Centers and Institutes
College Office of Undergraduate Research
The College Office of Undergraduate Research (COUR) is active on both the Armstrong and the Statesboro Campuses. The mission of the office is to further the Undergraduate Research Experience in the College of Science and Mathematics at Georgia Southern University by supporting and enhancing existing faculty-undergraduate research, facilitating the creation and support of new faculty-undergraduate research initiatives, and showcasing faculty-undergraduate research. The office manages awards, grants, and undergraduate research symposia on each campus.
James H. Oliver, Jr., Institute for Coastal Plain Science
The Institute for Coastal Plain Science facilitates interdisciplinary research and education toward understanding the physical and biological resources occurring below the fall line and their sustainable use and management.
The Institute for Coastal Plain Science houses the Applied Coastal Research Laboratory (ACRL), which is a field laboratory located on Skidaway Island near Savannah, Georgia, providing logistical support for field trips from inland areas, and access to large and small research vessels, geological and geophysical field sampling equipment and full GIS capabilities. Campus partners on Skidaway Island, including Skidaway Institute of Oceanography, Grays Reef National Marine Sanctuary and the University of Georgia Marine Extension Service, provide opportunities for a variety of collaborative interactions.
The Institute for Coastal Plain Science is also home to the U.S. National Tick Collection. It is the largest tick collection in the world with more than a million specimens including representatives of most of the world’s ca. 850 species. The collection remains the property of the Smithsonian Institution but in 1990, the entire collection, its curator, assistant curator, and associated literature files, were moved to Georgia Southern on a long-term enhancement loan initially funded by the National Institute of Allergy and infectious Diseases. The collection is a national treasure that allows tick identifications and related research to be carried out on a worldwide basis. This vital function allows ticks that are medically important or that parasitize livestock or pets (including those that transmit pathogens such as the agents that cause Lyme disease or Rocky Mountain spotted fever) to be distinguished from species having less economic importance. Short tours of the collection can be arranged by appointment.
FORAM Sustainable Aquaponics Research Center (SARC)
The FORAM Sustainable Aquaponics Research Center (SARC) is a joint venture between Georgia Southern University and the FORAM Foundation. Our aquaponics system is located in an approximately 4100 square foot greenhouse that supports student and faculty research in areas of Biology, Chemistry, Economics and Engineering.
The Georgia Southern University Planetarium is an immersive astronomy laboratory in the Department of Physics within the College of Science and Mathematics. It is used to teach university courses and labs daily, as well as an independent study planetarium course for university students.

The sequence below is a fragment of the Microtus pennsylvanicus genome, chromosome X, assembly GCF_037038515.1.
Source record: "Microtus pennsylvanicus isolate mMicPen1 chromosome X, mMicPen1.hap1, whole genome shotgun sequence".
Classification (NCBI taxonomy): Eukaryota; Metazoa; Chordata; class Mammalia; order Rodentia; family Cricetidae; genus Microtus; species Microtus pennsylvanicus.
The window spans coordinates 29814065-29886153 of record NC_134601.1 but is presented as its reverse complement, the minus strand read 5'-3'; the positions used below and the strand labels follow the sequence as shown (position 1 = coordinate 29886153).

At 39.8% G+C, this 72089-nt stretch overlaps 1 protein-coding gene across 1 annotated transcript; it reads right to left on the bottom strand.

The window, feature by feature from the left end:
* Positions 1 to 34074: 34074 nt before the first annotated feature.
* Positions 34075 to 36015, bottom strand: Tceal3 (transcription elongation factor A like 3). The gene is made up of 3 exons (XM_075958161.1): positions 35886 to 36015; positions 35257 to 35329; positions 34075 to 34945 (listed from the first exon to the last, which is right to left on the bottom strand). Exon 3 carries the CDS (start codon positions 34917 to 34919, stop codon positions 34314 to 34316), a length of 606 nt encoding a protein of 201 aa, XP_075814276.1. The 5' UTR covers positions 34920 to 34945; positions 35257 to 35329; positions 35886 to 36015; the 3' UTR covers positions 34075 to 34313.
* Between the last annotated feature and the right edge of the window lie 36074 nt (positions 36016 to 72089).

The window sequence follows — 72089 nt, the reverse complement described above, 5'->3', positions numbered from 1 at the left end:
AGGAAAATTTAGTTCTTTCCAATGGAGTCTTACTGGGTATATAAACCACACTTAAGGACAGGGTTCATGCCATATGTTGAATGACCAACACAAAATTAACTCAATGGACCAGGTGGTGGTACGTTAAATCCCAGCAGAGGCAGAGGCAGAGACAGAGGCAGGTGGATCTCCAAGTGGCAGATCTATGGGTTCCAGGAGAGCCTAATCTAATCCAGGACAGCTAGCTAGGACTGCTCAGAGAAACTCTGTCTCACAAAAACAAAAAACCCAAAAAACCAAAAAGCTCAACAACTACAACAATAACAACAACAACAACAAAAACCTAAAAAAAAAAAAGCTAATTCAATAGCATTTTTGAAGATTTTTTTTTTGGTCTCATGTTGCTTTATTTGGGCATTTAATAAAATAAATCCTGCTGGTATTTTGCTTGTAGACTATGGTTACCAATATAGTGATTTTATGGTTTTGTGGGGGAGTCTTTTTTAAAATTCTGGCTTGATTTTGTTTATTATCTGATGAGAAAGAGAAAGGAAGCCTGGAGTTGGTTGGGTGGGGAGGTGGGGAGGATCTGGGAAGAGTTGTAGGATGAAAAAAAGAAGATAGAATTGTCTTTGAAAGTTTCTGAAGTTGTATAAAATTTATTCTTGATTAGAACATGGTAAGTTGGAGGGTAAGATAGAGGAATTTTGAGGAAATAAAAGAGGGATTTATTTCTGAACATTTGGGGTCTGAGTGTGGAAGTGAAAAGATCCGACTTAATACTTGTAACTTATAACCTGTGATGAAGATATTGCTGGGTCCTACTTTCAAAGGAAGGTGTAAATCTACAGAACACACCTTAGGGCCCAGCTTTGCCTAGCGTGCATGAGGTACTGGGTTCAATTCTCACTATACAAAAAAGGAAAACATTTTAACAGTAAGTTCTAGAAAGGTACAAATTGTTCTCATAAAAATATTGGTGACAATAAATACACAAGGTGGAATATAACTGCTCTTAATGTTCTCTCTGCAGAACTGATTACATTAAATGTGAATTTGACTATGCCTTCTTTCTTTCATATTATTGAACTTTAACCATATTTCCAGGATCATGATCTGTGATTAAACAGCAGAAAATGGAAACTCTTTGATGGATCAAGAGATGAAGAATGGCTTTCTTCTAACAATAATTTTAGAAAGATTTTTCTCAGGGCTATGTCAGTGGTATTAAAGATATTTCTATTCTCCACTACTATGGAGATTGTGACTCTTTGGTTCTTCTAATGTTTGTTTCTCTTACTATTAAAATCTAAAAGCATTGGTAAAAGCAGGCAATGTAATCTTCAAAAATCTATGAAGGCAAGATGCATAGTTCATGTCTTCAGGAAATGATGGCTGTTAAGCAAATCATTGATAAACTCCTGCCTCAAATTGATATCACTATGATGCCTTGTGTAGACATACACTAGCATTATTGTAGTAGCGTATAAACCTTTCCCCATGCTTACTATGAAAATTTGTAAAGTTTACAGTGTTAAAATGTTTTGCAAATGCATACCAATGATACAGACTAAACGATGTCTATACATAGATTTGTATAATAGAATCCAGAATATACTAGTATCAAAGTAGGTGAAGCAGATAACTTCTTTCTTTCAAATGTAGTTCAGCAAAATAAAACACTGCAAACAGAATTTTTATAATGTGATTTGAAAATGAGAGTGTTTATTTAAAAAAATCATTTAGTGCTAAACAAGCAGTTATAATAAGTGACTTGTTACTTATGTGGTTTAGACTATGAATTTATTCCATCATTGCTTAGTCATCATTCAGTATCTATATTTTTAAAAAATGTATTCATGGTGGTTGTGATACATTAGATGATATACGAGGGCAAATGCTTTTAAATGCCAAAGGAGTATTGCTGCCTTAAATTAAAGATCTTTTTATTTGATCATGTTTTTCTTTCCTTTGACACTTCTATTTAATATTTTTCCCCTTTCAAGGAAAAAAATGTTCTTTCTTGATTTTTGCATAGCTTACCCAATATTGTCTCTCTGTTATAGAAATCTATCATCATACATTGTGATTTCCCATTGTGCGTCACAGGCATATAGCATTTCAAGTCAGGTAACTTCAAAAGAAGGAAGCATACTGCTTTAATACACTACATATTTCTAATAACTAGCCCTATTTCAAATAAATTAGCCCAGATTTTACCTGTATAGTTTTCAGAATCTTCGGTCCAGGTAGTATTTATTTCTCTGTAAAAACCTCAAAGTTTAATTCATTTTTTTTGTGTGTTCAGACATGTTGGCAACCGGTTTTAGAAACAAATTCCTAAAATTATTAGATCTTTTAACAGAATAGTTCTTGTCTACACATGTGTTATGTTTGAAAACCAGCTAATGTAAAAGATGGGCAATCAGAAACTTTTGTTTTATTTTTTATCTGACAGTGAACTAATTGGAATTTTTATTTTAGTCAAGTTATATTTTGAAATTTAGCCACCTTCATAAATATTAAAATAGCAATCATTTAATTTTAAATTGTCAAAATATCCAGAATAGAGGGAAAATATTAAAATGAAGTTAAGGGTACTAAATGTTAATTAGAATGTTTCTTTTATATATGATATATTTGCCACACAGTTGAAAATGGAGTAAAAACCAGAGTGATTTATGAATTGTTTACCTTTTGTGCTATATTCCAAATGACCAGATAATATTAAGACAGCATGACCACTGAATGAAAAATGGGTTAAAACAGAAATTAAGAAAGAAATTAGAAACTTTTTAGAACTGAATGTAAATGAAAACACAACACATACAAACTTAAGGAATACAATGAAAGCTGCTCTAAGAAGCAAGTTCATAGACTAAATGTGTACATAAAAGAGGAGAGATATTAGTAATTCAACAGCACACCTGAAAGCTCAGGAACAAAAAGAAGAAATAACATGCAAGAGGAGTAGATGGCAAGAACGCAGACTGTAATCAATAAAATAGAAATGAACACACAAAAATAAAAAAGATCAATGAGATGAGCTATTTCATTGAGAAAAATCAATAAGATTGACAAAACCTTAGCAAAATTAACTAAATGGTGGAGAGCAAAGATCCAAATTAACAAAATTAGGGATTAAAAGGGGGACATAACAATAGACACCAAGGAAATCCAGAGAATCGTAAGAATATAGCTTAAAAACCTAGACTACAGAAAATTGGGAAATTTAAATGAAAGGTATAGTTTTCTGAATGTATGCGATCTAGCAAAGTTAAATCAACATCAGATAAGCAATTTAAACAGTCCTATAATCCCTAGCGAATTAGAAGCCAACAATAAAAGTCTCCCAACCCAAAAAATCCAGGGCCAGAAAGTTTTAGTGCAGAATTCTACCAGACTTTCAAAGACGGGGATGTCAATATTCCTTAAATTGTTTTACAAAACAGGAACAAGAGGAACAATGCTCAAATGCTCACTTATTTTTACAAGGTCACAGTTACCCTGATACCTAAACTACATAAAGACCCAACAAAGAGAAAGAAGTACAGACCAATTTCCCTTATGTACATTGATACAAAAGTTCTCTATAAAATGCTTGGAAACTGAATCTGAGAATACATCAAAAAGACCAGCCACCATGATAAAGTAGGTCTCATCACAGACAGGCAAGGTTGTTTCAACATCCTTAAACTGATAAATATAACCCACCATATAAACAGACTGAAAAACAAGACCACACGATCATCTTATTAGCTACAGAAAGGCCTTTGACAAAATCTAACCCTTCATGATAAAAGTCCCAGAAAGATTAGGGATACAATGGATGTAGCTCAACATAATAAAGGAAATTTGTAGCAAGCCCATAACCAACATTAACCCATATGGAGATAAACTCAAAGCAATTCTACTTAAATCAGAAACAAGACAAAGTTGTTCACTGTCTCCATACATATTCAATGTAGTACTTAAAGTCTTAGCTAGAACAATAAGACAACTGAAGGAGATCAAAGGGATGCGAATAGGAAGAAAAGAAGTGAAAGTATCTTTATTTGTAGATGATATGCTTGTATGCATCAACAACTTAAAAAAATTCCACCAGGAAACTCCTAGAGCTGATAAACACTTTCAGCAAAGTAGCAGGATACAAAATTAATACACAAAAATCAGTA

The Georgia Southern University Planetarium offers full-dome presentations for Georgia Southern University students, public/private/home school groups, grades Pre-K – 12, scout groups, and adults by reservation only on certain weekdays.
There are also monthly public events on exciting astronomy topics and full-dome presentations scheduled each year with telescopic observing outdoors, weather permitting.
The Georgia Southern Planetarium is housed within the Department of Physics.
Center for Wildlife Education and The Lamar Q Ball, Jr. Raptor Center
The Center for Wildlife Education and The Lamar Q Ball, Jr. Raptor Center strives to provide quality environmental education for visitors of all ages. The Center exists to support Georgia Southern University in its environmental education programs, as well as to provide wildlife encounters for the school children and citizens of this region. All species of native Georgia fauna are within the scope of the Center’s endeavors. The critical role of humans in the environment is the unifying theme for its programs.
The Garden features over 11 acres of gardens on the early twentieth century farmstead of Dan and Catharine Bland. Wander the trails, paths and courtyards and explore the intriguing natural and cultural wonders of the southeastern coastal plain, where persistence, ingenuity, and a deep respect have bound people to the land. Discover a significant and growing collection of native and heritage plants, including over 20 of the state’s protected species. Peer down a pitcher plant, gaze upward at the gnarled branches of a magnificent longleaf pine, and inhale the heavy scent of confederate jasmine. Wrap your hands around the handles of a plow or admire the 1929 cover of Georgia Magazine, which features Mr. Dan and Ms. Catharine’s farm as an inspiration for all of Georgia. Enjoy the past, wonder at the present and learn for the future at the Botanic Garden.
The Garden offers woodland trails, a landscape garden of coastal plain natives, a native azalea collection, an arboretum, a children’s garden, a complex of early 20th century farm buildings, the Rural Life Museum, the Whelchel Camellia Garden, heritage gardens, a bog and sandhill, and the Kennedy Outdoor Classroom. The Garden is a research and educational resource for faculty and students and provides undergraduate and graduate programs, projects, and internships as well as continuing education programs of interest to the community.
Last updated: 12/20/2019